Anger: Great warning system, lousy fuel

Anger gets a bad rap these days.

We’re told that we can’t be angry, that it doesn’t have a place in a peaceful, productive life.

But anger is as much a part of the human experience as breathing, sleeping or salted popcorn and denying it misses the whole point of its utility. It’s only when we use anger for the wrong purpose that it becomes problematic.

It’s like a sharp kitchen knife – great for cutting vegetables, but unhelpful for other household chores, like bathing children.

Anger is an amazing warning system. It tells us when something we care about is under threat. When used in this way, it allows us to take faster action to protect what’s important to us.

And since it’s not just physical items or people which make us angry – we can also use anger as a tool to understand what we’re sensitive about. We see this when we become angry at something surprising – and we become aware how attached we’ve become to something, only when we experience the prospect of losing it.

Making full use of anger involves recognising and acknowledging it, but then letting it go before taking any action. And letting it go is the key step.

We quickly get into hot water when we act without first letting go of our anger, as it becomes the fuel for our action.

When anger compel us, it limits our options. Possibilities which are open when we’re calm are off the table when anger is the fuel we’re burning.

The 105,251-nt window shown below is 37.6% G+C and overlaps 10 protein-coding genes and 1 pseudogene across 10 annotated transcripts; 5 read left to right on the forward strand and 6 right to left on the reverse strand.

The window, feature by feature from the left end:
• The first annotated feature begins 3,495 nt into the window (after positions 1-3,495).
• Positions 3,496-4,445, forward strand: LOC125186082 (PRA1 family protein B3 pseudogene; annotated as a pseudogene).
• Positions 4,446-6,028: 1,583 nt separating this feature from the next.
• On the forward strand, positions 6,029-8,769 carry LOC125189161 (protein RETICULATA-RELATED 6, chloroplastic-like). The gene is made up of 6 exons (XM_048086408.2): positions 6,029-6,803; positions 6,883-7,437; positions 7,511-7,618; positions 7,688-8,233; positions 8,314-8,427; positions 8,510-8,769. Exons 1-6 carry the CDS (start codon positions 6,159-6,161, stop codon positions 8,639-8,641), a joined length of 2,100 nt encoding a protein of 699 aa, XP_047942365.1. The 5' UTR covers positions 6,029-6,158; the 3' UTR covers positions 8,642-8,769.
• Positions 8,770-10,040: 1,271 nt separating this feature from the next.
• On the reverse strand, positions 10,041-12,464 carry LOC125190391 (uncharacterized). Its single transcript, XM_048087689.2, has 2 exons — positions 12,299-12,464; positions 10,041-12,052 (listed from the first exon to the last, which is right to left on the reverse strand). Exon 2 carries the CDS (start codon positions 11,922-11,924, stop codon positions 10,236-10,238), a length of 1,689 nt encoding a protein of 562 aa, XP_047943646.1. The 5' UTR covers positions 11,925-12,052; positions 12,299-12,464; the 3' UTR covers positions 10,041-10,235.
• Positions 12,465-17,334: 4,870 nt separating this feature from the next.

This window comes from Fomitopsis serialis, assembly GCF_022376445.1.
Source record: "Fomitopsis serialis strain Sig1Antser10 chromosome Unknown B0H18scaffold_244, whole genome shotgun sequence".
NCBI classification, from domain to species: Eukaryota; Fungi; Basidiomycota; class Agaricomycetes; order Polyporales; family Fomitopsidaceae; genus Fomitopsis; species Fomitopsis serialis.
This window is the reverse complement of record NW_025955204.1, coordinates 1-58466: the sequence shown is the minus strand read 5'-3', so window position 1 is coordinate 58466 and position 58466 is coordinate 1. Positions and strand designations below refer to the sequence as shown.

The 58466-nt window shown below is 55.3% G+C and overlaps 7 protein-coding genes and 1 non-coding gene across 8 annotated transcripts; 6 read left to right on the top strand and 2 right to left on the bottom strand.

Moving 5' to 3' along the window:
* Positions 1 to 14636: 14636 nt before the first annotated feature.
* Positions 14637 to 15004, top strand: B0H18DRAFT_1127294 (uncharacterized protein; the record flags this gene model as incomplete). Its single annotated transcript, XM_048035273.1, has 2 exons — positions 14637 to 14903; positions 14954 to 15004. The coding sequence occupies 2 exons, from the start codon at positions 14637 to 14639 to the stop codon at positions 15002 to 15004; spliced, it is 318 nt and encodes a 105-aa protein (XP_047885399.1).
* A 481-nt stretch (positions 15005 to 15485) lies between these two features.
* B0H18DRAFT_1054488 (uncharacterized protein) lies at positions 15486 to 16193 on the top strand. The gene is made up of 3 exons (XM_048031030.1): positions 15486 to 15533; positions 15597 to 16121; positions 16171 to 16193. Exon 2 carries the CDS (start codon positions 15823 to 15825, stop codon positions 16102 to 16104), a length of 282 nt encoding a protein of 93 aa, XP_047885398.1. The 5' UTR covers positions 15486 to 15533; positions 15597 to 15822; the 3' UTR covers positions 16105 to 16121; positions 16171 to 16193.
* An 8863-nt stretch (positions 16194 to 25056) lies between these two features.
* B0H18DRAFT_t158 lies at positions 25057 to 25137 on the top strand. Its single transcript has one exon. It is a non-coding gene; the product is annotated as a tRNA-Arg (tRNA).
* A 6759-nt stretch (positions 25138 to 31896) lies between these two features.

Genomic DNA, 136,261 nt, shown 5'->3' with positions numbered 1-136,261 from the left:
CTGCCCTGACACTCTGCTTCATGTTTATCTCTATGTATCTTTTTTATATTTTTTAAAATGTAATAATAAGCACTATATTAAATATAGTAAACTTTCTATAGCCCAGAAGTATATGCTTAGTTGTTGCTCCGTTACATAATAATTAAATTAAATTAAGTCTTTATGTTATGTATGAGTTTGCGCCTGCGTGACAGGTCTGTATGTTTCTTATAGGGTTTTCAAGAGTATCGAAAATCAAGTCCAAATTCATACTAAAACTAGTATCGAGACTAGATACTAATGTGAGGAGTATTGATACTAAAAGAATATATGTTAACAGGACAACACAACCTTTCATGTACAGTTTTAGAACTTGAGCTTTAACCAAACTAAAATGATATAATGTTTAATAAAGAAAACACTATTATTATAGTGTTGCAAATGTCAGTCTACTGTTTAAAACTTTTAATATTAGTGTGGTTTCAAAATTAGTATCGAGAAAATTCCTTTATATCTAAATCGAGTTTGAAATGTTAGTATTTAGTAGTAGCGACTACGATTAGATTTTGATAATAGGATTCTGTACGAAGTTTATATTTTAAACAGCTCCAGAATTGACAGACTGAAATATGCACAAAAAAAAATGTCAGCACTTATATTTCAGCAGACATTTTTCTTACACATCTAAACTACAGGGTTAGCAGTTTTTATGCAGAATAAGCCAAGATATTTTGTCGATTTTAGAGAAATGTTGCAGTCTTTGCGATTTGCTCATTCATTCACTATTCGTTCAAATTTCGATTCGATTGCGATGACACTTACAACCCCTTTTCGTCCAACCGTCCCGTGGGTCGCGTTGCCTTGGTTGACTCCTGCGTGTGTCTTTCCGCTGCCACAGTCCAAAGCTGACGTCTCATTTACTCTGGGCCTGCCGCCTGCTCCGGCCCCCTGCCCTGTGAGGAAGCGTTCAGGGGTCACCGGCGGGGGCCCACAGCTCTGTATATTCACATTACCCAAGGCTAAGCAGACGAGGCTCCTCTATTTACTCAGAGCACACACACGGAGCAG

Anger makes us more likely to deal with a situation, but strips us of the tools we need to make it a success.

The trick, is to spot as soon as it arrives, and then let it go before we do or say anything we’ll regret later. When we let anger fuel our actions, we’re essentially stomping around the house, waving a sharp knife and wondering why things aren’t going so well.

Learn to spot change

The only constant, is change.

Feelings, situations and people all evolve as we respond to the fluid and shifting circumstances around us.

We change as we learn, as we grow, as we alter our brain chemistry with our morning coffee.

But we’re not very good at identifying this change. We tend to only focus on a single point of information, tied to the present moment.

I am happy now.

The apple is ripe, at the moment.

Today, weather is cold.

When things start to change we often don’t spot the transition until it’s too late.

We don’t notice getting angry until we’re consumed by it.

We don’t notice speeding up until the roadside speed camera fires its flash at us.

We don’t notice someone becoming dissatisfied until they leave.

But learning to spot this change comes with two huge benefits:

Firstly, noticing this change allows us to more effectively influence situations and create better outcomes.

If we learn to notice ourselves becoming angry, we can make the effort to pause before we say or do something we will regret.

Secondly, awareness of change helps to prevent attachment or aversion to the present moment.

If we learn to notice how fleeting both the good and bad are – we won’t spend so long taking the positive for granted and running away from the negative. Both will be over shortly, so we should spend our time responding to them appropriately.